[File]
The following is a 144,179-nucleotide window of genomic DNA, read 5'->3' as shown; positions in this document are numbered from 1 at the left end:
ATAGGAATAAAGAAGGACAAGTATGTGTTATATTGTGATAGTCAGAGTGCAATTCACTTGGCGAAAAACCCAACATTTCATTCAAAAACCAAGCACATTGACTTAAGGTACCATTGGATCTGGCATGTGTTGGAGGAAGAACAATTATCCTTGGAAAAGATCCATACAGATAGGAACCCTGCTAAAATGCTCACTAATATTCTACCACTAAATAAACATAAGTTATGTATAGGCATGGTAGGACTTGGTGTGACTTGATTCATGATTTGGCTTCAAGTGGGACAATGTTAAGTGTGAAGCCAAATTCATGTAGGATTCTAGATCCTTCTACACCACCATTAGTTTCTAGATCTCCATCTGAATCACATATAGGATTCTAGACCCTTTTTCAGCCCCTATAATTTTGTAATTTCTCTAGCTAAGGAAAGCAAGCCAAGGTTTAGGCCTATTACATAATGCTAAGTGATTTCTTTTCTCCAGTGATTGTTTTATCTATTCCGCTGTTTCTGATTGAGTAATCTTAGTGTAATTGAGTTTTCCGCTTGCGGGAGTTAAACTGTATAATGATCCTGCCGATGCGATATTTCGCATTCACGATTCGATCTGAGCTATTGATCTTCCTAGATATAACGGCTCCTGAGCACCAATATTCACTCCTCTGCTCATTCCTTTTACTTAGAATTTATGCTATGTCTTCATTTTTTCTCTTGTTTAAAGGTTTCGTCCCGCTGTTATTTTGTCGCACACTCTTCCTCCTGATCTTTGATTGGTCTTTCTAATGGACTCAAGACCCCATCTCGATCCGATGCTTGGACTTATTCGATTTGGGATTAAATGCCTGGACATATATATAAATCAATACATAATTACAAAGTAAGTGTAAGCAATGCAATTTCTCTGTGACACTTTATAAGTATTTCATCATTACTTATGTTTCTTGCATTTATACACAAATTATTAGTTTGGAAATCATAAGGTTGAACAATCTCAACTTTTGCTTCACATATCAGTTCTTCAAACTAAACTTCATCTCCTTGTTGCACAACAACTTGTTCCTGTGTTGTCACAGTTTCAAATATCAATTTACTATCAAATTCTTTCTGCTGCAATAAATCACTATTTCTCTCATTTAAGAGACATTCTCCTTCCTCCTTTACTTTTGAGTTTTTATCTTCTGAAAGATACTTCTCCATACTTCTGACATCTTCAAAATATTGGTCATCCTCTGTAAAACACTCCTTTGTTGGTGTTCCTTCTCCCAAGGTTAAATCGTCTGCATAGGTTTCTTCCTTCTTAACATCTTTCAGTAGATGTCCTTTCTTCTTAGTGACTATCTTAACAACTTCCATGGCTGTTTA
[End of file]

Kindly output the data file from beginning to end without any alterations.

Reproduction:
The following is a 144,179-nucleotide window of genomic DNA, read 5'->3' as shown; positions in this document are numbered from 1 at the left end:
ATAGGAATAAAGAAGGACAAGTATGTGTTATATTGTGATAGTCAGAGTGCAATTCACTTGGCGAAAAACCCAACATTTCATTCAAAAACCAAGCACATTGACTTAAGGTACCATTGGATCTGGCATGTGTTGGAGGAAGAACAATTATCCTTGGAAAAGATCCATACAGATAGGAACCCTGCTAAAATGCTCACTAATATTCTACCACTAAATAAACATAAGTTATGTATAGGCATGGTAGGACTTGGTGTGACTTGATTCATGATTTGGCTTCAAGTGGGACAATGTTAAGTGTGAAGCCAAATTCATGTAGGATTCTAGATCCTTCTACACCACCATTAGTTTCTAGATCTCCATCTGAATCACATATAGGATTCTAGACCCTTTTTCAGCCCCTATAATTTTGTAATTTCTCTAGCTAAGGAAAGCAAGCCAAGGTTTAGGCCTATTACATAATGCTAAGTGATTTCTTTTCTCCAGTGATTGTTTTATCTATTCCGCTGTTTCTGATTGAGTAATCTTAGTGTAATTGAGTTTTCCGCTTGCGGGAGTTAAACTGTATAATGATCCTGCCGATGCGATATTTCGCATTCACGATTCGATCTGAGCTATTGATCTTCCTAGATATAACGGCTCCTGAGCACCAATATTCACTCCTCTGCTCATTCCTTTTACTTAGAATTTATGCTATGTCTTCATTTTTTCTCTTGTTTAAAGGTTTCGTCCCGCTGTTATTTTGTCGCACACTCTTCCTCCTGATCTTTGATTGGTCTTTCTAATGGACTCAAGACCCCATCTCGATCCGATGCTTGGACTTATTCGATTTGGGATTAAATGCCTGGACATATATATAAATCAATACATAATTACAAAGTAAGTGTAAGCAATGCAATTTCTCTGTGACACTTTATAAGTATTTCATCATTACTTATGTTTCTTGCATTTATACACAAATTATTAGTTTGGAAATCATAAGGTTGAACAATCTCAACTTTTGCTTCACATATCAGTTCTTCAAACTAAACTTCATCTCCTTGTTGCACAACAACTTGTTCCTGTGTTGTCACAGTTTCAAATATCAATTTACTATCAAATTCTTTCTGCTGCAATAAATCACTATTTCTCTCATTTAAGAGACATTCTCCTTCCTCCTTTACTTTTGAGTTTTTATCTTCTGAAAGATACTTCTCCATACTTCTGACATCTTCAAAATATTGGTCATCCTCTGTAAAACACTCCTTTGTTGGTGTTCCTTCTCCCAAGGTTAAATCGTCTGCATAGGTTTCTTCCTTCTTAACATCTTTCAGTAGATGTCCTTTCTTCTTAGTGACTATCTTAACAACTTCCATGGCTGTTTA